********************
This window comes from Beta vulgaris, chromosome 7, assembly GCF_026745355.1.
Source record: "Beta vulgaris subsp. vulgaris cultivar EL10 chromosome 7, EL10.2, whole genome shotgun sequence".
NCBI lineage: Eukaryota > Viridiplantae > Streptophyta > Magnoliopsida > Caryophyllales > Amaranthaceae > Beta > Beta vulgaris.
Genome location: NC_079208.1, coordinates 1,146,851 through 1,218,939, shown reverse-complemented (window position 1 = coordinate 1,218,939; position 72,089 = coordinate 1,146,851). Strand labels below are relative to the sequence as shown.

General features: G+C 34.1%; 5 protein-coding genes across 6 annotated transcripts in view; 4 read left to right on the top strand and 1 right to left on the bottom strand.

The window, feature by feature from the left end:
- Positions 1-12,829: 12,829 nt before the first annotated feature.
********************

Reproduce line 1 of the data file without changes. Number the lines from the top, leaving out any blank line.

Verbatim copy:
This window comes from Beta vulgaris, chromosome 7, assembly GCF_026745355.1.